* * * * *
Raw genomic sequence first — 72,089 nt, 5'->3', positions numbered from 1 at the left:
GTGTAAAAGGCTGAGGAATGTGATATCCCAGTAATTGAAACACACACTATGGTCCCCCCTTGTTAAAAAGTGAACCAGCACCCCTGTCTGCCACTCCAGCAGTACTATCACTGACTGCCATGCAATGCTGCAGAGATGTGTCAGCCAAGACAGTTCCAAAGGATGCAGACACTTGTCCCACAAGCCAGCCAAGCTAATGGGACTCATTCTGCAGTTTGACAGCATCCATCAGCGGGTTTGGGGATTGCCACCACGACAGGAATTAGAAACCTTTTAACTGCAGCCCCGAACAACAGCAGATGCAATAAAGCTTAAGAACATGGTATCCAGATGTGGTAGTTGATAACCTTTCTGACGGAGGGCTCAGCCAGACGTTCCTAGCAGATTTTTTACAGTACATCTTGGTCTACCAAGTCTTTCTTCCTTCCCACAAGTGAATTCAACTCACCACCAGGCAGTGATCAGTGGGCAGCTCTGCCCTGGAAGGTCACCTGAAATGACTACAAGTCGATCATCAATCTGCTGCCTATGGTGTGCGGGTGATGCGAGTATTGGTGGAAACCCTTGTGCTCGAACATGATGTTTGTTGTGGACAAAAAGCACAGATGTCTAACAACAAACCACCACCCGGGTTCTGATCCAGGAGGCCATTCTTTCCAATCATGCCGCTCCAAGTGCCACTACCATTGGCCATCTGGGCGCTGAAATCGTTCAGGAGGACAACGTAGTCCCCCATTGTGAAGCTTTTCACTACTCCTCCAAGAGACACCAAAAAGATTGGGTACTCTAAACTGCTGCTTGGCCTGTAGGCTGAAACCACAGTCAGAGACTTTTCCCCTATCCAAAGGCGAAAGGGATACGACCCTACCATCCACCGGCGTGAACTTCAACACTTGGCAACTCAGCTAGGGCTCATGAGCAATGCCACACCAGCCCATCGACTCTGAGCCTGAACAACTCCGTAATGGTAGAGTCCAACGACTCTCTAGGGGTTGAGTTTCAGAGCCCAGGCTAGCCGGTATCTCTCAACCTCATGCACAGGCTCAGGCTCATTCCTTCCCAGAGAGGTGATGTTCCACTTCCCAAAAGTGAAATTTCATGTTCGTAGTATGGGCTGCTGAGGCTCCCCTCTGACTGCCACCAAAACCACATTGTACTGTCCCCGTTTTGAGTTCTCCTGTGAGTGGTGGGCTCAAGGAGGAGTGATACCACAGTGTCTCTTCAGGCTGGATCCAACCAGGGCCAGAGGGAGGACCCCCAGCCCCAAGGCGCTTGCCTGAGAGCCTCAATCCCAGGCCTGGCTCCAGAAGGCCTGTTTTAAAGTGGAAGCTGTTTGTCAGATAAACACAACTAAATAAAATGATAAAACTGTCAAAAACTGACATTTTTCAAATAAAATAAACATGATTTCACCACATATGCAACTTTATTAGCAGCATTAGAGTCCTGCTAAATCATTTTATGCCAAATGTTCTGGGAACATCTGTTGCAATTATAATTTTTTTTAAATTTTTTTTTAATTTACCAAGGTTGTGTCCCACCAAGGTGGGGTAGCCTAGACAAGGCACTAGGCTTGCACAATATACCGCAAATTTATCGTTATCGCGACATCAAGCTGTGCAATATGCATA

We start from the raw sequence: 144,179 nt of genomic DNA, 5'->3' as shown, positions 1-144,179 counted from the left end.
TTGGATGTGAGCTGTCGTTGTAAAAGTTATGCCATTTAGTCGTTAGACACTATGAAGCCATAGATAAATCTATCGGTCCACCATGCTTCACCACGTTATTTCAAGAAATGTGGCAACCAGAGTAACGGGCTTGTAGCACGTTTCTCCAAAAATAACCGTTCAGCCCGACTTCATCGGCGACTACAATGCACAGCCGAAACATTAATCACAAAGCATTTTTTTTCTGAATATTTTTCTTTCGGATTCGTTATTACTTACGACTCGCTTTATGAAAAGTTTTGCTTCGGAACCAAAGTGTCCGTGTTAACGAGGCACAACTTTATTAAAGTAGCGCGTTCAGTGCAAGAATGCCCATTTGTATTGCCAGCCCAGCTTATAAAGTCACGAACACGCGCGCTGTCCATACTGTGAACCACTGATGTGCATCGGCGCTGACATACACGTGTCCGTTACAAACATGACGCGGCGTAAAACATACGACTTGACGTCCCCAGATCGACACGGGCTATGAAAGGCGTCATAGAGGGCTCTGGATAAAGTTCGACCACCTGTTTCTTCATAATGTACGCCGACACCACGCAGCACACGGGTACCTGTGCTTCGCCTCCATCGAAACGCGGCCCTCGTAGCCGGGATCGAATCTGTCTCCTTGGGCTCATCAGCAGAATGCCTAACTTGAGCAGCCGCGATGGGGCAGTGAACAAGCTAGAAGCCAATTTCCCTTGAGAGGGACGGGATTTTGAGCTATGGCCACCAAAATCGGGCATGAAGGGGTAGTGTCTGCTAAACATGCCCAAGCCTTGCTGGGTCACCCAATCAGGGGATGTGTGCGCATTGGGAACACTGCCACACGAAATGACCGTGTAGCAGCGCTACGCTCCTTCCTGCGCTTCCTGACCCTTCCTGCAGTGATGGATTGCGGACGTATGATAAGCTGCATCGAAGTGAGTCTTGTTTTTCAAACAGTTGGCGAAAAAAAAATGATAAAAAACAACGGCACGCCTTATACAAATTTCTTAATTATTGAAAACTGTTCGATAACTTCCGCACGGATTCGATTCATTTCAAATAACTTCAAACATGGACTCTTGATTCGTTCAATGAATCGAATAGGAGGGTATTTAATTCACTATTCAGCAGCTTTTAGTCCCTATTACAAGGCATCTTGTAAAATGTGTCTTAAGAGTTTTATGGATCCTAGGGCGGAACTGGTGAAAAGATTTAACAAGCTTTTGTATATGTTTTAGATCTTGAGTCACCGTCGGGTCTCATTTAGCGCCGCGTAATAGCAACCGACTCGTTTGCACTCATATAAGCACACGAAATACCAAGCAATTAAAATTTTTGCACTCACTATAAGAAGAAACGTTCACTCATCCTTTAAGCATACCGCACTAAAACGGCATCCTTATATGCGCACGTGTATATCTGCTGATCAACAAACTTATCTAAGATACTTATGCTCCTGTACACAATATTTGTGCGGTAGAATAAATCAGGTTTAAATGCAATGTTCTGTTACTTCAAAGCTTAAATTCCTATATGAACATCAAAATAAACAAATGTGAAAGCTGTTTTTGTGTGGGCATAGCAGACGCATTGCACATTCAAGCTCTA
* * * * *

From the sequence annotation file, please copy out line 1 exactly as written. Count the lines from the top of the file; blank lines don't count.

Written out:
Raw genomic sequence first — 72,089 nt, 5'->3', positions numbered from 1 at the left: